Participants commonly cited the ease of access to drugs and the use of substances to cope with mental health challenges, including isolation, discrimination, and social exclusion – Representative Image:iStock
A new study has revealed that drug use in minority ethnic groups is shaped by a complex mix of cultural norms, mental health issues, gender, and migration experiences. The study was conducted by the National Centre for Social Research (NatCen), in collaboration with RSM UK Consulting, and published on January 15.
According to the study’s findings, there is a reported normalisation or acceptance of drug use within certain social circles, where individuals may use drugs as a means to fit in or explore substances not accepted in their own cultural or familial contexts, a press release by NatCen said.
The study also notes a complex relationship between drug use and economic factors, such as poverty and unemployment, which disproportionately affect some minority ethnic communities.
Furthermore, participants commonly cited the ease of access to drugs and the use of substances to cope with mental health challenges, including isolation, discrimination, and social exclusion.
Additionally, the research identifies specific barriers faced by minority ethnic groups in accessing treatment, such as stigma, mistrust in healthcare services, and a lack of culturally sensitive care options.
Funded by the Department of Health and Social Care through the National Institute for Health and Care Research (NIHR) this research (focusing on the drug use of non-opiate and cannabis drugs within minority ethnic groups) aimed to fill the existing knowledge gaps regarding drug use among these communities by examining patterns of harmful consumption and identifying barriers to accessing support and treatment.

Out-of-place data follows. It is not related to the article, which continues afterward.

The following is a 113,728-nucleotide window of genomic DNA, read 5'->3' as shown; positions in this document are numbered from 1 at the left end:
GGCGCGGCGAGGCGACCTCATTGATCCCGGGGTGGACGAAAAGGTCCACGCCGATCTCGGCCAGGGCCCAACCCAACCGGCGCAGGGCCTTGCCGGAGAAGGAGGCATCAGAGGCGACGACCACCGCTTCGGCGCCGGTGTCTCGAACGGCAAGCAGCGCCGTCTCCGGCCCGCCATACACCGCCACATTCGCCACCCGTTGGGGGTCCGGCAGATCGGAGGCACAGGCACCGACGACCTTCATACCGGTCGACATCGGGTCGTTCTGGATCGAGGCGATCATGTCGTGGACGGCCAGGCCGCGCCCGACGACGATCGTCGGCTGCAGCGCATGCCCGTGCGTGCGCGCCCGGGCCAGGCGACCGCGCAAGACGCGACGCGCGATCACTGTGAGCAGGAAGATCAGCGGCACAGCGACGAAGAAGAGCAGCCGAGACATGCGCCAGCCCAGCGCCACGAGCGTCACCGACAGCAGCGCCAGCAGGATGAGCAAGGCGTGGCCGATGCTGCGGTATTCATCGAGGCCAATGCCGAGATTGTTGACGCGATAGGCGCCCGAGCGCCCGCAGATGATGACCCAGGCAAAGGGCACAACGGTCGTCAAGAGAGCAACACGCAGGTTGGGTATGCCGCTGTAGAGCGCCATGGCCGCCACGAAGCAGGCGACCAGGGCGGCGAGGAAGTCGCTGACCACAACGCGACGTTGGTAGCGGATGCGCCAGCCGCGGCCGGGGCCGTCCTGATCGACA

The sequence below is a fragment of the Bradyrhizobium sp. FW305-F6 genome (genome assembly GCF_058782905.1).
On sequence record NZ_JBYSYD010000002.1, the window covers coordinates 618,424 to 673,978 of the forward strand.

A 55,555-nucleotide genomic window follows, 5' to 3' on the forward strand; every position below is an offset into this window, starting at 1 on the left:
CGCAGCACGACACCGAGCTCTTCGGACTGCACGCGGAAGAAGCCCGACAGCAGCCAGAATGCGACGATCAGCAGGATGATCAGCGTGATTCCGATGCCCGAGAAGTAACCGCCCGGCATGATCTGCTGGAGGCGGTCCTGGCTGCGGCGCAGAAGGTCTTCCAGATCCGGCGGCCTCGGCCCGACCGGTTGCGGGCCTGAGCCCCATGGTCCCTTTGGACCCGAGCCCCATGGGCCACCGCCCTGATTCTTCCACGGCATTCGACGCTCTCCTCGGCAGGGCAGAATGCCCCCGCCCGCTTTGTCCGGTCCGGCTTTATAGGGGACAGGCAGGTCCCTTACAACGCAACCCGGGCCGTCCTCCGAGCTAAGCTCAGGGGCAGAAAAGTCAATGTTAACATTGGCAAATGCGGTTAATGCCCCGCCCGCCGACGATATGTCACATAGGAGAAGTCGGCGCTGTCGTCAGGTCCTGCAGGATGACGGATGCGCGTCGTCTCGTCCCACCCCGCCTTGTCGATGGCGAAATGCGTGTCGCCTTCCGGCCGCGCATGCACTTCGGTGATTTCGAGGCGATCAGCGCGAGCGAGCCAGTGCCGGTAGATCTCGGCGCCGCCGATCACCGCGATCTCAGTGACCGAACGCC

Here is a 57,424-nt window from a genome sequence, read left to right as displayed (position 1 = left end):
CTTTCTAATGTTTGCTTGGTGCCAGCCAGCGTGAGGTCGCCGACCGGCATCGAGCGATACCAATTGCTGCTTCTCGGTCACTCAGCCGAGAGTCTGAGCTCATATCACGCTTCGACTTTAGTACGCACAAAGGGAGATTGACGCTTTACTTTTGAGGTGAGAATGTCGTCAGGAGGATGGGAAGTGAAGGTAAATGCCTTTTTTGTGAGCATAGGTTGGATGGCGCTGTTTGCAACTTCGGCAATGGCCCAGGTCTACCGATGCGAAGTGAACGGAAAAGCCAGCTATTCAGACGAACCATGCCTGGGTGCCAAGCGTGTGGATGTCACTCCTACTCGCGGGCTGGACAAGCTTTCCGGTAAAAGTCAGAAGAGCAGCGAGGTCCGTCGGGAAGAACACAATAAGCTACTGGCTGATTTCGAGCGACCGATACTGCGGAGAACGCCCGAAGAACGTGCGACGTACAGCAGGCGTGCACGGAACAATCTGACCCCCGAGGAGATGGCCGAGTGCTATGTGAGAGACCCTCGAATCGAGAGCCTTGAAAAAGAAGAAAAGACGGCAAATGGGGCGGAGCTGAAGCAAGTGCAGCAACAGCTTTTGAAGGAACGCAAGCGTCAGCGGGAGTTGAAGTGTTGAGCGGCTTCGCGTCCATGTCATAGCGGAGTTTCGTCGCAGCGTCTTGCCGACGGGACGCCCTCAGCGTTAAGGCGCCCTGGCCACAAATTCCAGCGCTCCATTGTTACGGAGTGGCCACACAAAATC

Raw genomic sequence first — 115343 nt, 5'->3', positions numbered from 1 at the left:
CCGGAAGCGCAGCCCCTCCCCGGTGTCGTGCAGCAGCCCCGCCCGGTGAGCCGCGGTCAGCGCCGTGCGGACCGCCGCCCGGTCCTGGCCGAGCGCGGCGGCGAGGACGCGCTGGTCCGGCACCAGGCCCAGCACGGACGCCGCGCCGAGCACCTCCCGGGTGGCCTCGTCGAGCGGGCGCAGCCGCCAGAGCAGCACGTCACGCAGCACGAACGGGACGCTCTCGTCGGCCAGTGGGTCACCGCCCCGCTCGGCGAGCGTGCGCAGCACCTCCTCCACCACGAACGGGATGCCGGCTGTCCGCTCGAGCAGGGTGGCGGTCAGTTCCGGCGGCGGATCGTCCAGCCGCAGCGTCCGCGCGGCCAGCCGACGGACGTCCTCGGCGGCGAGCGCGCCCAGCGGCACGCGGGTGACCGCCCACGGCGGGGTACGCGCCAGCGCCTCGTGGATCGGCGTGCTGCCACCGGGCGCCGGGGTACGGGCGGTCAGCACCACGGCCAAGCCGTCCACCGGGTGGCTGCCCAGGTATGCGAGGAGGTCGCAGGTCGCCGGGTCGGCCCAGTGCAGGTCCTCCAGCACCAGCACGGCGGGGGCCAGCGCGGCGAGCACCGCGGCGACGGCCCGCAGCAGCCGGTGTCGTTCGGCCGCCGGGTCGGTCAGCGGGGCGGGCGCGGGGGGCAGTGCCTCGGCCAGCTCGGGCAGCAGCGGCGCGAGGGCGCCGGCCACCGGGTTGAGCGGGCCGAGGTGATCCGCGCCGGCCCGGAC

This report is the result of a research methodology that includes a review of existing literature, secondary data analysis, and in-depth qualitative interviews with professionals and minority ethnic individuals who have experienced problems related to drug use.
In response, the report recommends several strategies to ensure equitable access to treatment, including improving awareness and trust in treatment services through community engagement and education, providing culturally tailored treatment approaches, fostering partnerships with service users and community organisations, recognising and addressing the holistic needs of individuals, and taking into account the ease of access and adaptability of services, such as the choice between online and face-to-face delivery options and the hours of operation.
Highlighting the significance of the study, Priya Khambhaita, Project Director, and NatCen Research Associate said, “To support those struggling with drug use and tackle health inequalities in this area, there was a need to know much more about the ways in which drug use affects different minority ethnic communities in the UK. Our research helps to fill this gap in the evidence base, providing important insights which can be applied to help improve access and engagement with treatment and support.”
The NatCen is recognised as the UK’s leading independent social research institute, committed to enhancing societal well-being through high-quality social research.
This independent study, conducted by NatCen and funded by the NIHR Public Health Policy Research Unit, reflects the views of the authors and not necessarily those of the NHS, NIHR, the Department of Health and Social Care, or other government entities.
The NIHR is dedicated to funding, enabling, and delivering world-leading health and social care research that not only improves people’s health and well-being but also contributes to economic growth.
Initiated in July 2022 and concluded in September 2023, this research included a literature review on drug use among minority ethnic groups, alongside secondary data analysis from the Adult Psychiatric Morbidity Survey (APMS) and the Crime Survey for England and Wales (CSEW).
Additionally, it featured detailed interviews with 14 professionals engaged in creating and implementing treatment and support services, as well as 24 individuals from minority ethnic backgrounds who reported problematic drug use experiences.